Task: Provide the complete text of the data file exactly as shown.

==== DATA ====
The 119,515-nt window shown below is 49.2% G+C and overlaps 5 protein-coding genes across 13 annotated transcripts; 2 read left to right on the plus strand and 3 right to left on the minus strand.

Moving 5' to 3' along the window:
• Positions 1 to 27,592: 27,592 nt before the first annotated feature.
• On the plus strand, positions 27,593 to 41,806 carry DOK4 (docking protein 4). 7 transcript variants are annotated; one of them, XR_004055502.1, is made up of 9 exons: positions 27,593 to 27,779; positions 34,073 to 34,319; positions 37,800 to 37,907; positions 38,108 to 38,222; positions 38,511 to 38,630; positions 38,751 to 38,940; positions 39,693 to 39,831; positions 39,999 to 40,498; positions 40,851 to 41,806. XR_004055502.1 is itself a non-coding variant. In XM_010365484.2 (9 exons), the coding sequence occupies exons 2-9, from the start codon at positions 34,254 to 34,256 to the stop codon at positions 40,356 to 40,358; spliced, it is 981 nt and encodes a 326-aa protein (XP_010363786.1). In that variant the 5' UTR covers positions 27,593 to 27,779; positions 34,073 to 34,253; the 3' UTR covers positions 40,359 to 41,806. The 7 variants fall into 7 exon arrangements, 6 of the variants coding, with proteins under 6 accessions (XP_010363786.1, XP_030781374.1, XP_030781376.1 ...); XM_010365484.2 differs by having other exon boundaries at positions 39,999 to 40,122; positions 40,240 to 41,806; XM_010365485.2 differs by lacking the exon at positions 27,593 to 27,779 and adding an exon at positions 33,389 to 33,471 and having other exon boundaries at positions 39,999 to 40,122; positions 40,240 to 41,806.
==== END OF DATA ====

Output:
The 119,515-nt window shown below is 49.2% G+C and overlaps 5 protein-coding genes across 13 annotated transcripts; 2 read left to right on the plus strand and 3 right to left on the minus strand.

Moving 5' to 3' along the window:
• Positions 1 to 27,592: 27,592 nt before the first annotated feature.
• On the plus strand, positions 27,593 to 41,806 carry DOK4 (docking protein 4). 7 transcript variants are annotated; one of them, XR_004055502.1, is made up of 9 exons: positions 27,593 to 27,779; positions 34,073 to 34,319; positions 37,800 to 37,907; positions 38,108 to 38,222; positions 38,511 to 38,630; positions 38,751 to 38,940; positions 39,693 to 39,831; positions 39,999 to 40,498; positions 40,851 to 41,806. XR_004055502.1 is itself a non-coding variant. In XM_010365484.2 (9 exons), the coding sequence occupies exons 2-9, from the start codon at positions 34,254 to 34,256 to the stop codon at positions 40,356 to 40,358; spliced, it is 981 nt and encodes a 326-aa protein (XP_010363786.1). In that variant the 5' UTR covers positions 27,593 to 27,779; positions 34,073 to 34,253; the 3' UTR covers positions 40,359 to 41,806. The 7 variants fall into 7 exon arrangements, 6 of the variants coding, with proteins under 6 accessions (XP_010363786.1, XP_030781374.1, XP_030781376.1 ...); XM_010365484.2 differs by having other exon boundaries at positions 39,999 to 40,122; positions 40,240 to 41,806; XM_010365485.2 differs by lacking the exon at positions 27,593 to 27,779 and adding an exon at positions 33,389 to 33,471 and having other exon boundaries at positions 39,999 to 40,122; positions 40,240 to 41,806.